Bloody, bold and resolute

Patrick Stewart shines as Macbeth, but this is more than a one-man show


Machine-gun fire rakes the stage at the Gielgud, which is dressed bleakly in white tiles and harshly illuminated with industrial lighting. A latecomer, on the way to his seat, mutters: "We might all be sprayed with blood." That's the thing about Macbeth; we know it's the nasty and brutish Scottish play steeped in gore, and Rupert Goold's production, which has transferred from Chichester, does not disappoint.

The play opens in a hospital; the Bloody Sergeant is twitching on a trolley and the three triage nurses are the Weird Sisters. At first, Patrick Stewart, arriving in a clanking lift and clad in manly khaki, seems a bit underplayed, but he is certainly a lot less genial than his fellow officer Banquo (Martin Turner). As Banquo greets the Witches and their prophecies with baffled but polite bemusement, Stewart immediately starts to narrow his eyes and purse his lips. He's not too sure about actually murdering the king, however. This Macbeth is not a born tyrant, but rather an honourable soldier who grows into his own horrible persona, and Stewart's great skill is to show us this trajectory through the evening.

He is mightily helped by his wife, played by Kate Fleetwood with glittering evil. Fleetwood mesmerises as Lady Macbeth - her sculptural face blanched, her lips a slash of crimson, every word crisply enunciated. She knows what her husband has to do, and she is going to force him to take his chance. She grasps the "Unsex me here" soliloquy with both hands and almost physically bends her body into the incantatory words.

Goold has ensured that at every step Macbeth is delineated within a social world. This is no one-man show where Stewart takes all the glory, but an intelligently thought-out company piece in which the horror of Macbeth is compounded by the reverberations of his deeds throughout Scotland. Banquo's murder is particularly brilliantly done, taking place on a crowded train, which morphs directly into the banquet scene and the horrendous apparition of Banquo, stark and dripping, on the dinner table - just before everyone goes for a glass of wine at the interval.

Aided by Anthony Ward's inspired design, in which the white-tiled room becomes kitchen, torture chamber and morgue by degrees, Goold delivers an array of fresh theatrical detail in terrain that is so well-trodden. Clearly, working for Macbeth is a miserable business; his thugs, hands vainly scrabbling for their blood money, are left high and dry, while Macbeth crumbles tobacco over the heads of his "friends" and sets up others for what Stalin might have called "questioning under duress".

On occasion, film clips of marching soldiers flash up on the white walls and harsh noises reverberate through the air. This is an inhumane world where nurses turn into sorceresses and no one trusts anyone. Meanwhile, over in England, everyone is enjoying a precarious peace and entertaining themselves with a lame sing-song around the piano. When Macduff (played by Michael Feast) learns the news of his family's murder, he reacts with shocked silence, one finger poised on the back of a chair, before his whole body is riven with chaotic movement.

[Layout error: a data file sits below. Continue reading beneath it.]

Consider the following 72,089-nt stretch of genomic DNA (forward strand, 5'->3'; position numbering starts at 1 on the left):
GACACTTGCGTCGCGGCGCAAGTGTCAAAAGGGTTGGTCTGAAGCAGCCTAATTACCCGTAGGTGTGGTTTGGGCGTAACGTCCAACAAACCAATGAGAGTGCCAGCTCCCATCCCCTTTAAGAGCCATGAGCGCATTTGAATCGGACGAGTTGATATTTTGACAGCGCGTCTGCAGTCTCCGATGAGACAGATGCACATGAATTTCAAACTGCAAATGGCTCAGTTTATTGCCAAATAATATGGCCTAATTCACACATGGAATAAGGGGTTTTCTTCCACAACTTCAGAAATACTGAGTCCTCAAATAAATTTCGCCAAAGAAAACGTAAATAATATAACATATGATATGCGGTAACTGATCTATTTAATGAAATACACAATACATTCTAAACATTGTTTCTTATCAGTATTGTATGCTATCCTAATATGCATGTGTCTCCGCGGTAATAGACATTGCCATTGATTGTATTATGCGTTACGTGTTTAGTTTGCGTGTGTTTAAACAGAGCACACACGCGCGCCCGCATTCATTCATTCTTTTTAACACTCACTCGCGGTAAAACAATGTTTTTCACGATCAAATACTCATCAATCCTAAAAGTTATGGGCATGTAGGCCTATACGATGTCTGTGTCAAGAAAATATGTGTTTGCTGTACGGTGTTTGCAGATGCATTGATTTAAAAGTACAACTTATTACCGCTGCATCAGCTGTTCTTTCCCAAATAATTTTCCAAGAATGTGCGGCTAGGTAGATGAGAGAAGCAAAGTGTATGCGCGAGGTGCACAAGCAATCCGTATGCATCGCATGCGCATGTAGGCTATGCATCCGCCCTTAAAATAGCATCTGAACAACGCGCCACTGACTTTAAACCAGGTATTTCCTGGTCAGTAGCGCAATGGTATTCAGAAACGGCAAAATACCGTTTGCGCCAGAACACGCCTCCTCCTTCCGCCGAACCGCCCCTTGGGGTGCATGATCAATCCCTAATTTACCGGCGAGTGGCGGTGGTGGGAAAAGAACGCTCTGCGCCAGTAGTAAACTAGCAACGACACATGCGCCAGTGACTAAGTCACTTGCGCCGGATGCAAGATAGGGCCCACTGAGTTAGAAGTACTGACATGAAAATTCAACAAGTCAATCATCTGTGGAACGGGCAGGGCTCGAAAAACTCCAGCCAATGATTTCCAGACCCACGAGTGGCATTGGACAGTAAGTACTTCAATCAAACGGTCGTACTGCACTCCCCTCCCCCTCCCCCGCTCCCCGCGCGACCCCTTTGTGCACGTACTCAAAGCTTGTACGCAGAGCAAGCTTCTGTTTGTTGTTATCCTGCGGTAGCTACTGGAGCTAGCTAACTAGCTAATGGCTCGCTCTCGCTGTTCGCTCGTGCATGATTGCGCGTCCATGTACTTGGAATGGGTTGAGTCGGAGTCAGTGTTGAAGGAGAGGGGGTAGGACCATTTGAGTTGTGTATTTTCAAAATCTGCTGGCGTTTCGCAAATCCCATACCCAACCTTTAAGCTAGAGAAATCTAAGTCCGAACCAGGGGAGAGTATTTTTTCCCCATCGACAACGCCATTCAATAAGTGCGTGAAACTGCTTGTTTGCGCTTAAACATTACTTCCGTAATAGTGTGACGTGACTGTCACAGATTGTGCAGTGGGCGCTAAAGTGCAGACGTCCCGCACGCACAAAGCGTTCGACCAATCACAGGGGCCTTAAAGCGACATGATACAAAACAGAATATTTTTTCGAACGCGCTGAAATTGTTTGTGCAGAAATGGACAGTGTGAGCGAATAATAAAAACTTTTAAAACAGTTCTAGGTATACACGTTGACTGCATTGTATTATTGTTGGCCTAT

I especially enjoyed the domestic details: Macbeth, tensely prefiguring the king's murder as he decants a bottle of red wine, or carefully preparing a sliced-meat sandwich for his hapless assassins; and Lady Macbeth, winging a Black Forest gateau out of a threatening-looking metal fridge. It all helps to portray the deadly duo as real people whose lust for power has overwhelmed their understanding of the consequences. At the end, Stewart divests himself of all this. As he gives a rendition of the great "Tomorrow, and tomorrow, and tomorrow" speech, the entire audience rapt, one understands that he finally understands the price of megalomania and corruption of power. When Macduff, "from his mother's womb/Untimely ripp'd", turns up to despatch him, Stewart greets his destiny with a certain sense of relief.

This is a great Macbeth. It may not leave you spattered with blood, but it will certainly leave you inspired and thrilled.

For further info and booking details visit:

Pick of the week

The Masque of the Red Death
Battersea Arts Centre, London SW11
Fantastical performance, inspired by the short scary stories of Edgar Allan Poe, that requires a bit of audience participation. Dress up!

Donmar Warehouse, London WC2
Musical based on the lynching of a Jewish factory manager in early 20th-century America.

Don Quixote
West Yorkshire Playhouse, Leeds
Greg Hicks as the Spanish hero.

Rosie Millard was previously Arts Editor for the NS and a Theatre Critic. She was the Arts Correspondent for BBC News for 10 years and is now a broadsheet columnist. She lives in London with heaps of small children, which may partially explain her love of going to the theatre.

This article first appeared in the 08 October 2007 issue of the New Statesman, Election fever